When the National Labor Relations Board (“NLRB”) expanded its definition of “joint employer” in 2015 to include companies that share some direct or indirect control over other companies’ employees, many businesses were understandably concerned that they could become partly or wholly responsible for individuals previously considered to be other companies’ employees. This new joint-employer standard, established in the NLRB’s decision Browning-Ferris Industries of California, Inc., 362 N.L.R.B. No. 186 (Aug. 27, 2015) (“Browning-Ferris”), seemed to be here to stay, as it was cited extensively by the NLRB and adopted by federal district courts.

However, the NLRB reversed course in December 2017. In Hy-Brand Industrial Contractors, Ltd. & Brandt Construction Co., 365 N.L.R.B. 156 (Dec. 14, 2017) (“Hy-Brand”), the NLRB overruled its previous decision in Browning-Ferris and returned to its previous joint-employer standard. Specifically, Hy-Brand established that “two or more entities will be deemed joint employers . . . if there is proof that one entity has exercised control over essential employment terms of another entity’s employees . . . and has done so directly and immediately . . . in a manner that is not limited and routine.”1

The overruling of Browning-Ferris turned out to be shortlived. On February 26, 2018, the NLRB issued a decision and order vacating its previous decision to overrule Browning-Ferris. The NLRB based its decision upon a memorandum by the NLRB’s Office of Inspector General  stating that Member William Emanuel should have been disqualified from participating in the Hy-Brand proceeding.2 The NLRB’s Office of Inspector General reasoned that the Hy-Brand decision had incorporated Browning-Ferris to such an extent that the two proceedings were essentially consolidated into one, and that it was therefore improper for Member Emanuel to participate in rendering a decision in Hy-Brand, given his former law firm’s representation of a party in Browning-Ferris.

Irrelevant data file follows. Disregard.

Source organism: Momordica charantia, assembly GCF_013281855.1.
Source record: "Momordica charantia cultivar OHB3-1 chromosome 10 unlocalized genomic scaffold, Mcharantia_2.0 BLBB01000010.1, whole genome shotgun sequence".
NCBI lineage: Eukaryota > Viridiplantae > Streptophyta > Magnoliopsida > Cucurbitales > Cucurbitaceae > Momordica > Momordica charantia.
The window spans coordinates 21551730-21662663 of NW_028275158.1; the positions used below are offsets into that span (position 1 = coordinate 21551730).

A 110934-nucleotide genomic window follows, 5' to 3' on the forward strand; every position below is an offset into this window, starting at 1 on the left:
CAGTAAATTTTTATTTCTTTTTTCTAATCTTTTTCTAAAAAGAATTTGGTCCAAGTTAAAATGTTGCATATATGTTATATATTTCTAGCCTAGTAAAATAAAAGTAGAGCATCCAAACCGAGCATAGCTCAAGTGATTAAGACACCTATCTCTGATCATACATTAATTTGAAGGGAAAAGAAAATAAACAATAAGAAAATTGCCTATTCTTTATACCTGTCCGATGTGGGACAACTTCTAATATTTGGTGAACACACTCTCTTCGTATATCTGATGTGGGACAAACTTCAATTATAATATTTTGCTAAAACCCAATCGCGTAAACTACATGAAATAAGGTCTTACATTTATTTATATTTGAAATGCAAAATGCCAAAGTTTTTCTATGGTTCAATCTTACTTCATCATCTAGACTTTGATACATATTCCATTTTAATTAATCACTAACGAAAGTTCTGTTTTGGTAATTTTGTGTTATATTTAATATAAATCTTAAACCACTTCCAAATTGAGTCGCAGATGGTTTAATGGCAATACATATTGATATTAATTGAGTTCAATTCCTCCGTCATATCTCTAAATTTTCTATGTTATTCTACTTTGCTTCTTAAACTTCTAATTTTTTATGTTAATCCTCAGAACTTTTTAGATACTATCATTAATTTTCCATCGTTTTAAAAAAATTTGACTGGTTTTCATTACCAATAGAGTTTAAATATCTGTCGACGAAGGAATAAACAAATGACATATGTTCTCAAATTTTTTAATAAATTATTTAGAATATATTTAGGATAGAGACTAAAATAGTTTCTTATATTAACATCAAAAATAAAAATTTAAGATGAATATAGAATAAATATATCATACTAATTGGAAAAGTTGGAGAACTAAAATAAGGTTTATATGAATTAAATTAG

Further proceedings in the Hy-Brand matter are scheduled to occur, so the NLRB may soon have another opportunity to revert the joint-employer standard to its pre-Browning-Ferris posture. The NLRB may also choose to undo the Browning-Ferris joint-employer standard in another matter altogether, thus bypassing the procedural hitches in Hy-Brand. Complicating the situation is the fact that the five-member NLRB is currently comprised of two Republican members and two Democratic members, with an additional Republican member awaiting confirmation before the U.S. Senate. Even if the NLRB does not act, other avenues for changing the joint-employer standard exist. For example, the U.S. House of Representatives in November 2017 passed the Save Local Business Act (H.R.3441), which would define an entity as a joint employer only if such entity “directly, actually, and immediately . . . exercises significant control over essential terms and conditions of employment.”3 This bill is currently pending before the U.S. Senate. 

In the meantime, businesses, contractors and employees should take note that the expanded “indirect control” test continues to apply. Under the joint-employer standard established in Browning-Ferris, “two or more entities are joint employers of a single workforce if they are both employers within the meaning of the common law, and if they share or codetermine those matters governing the essential terms and conditions of employment.”4 The Board stated expansively that an entity can be considered a joint employer by exercising direct or indirect control over terms of employment, such as number of workers to be supplied, scheduling, seniority, overtime, assignment of work, and manner or method of work performance.5 As noted in Hy-Brand, the indirect joint-employer test has the potential to affect the law as applied to numerous types of business relationships, including between users and suppliers, lessors and lessees, parents and subsidiaries, contractors and subcontractors, franchisors and franchisees, predecessors and successors, and creditors and debtors.6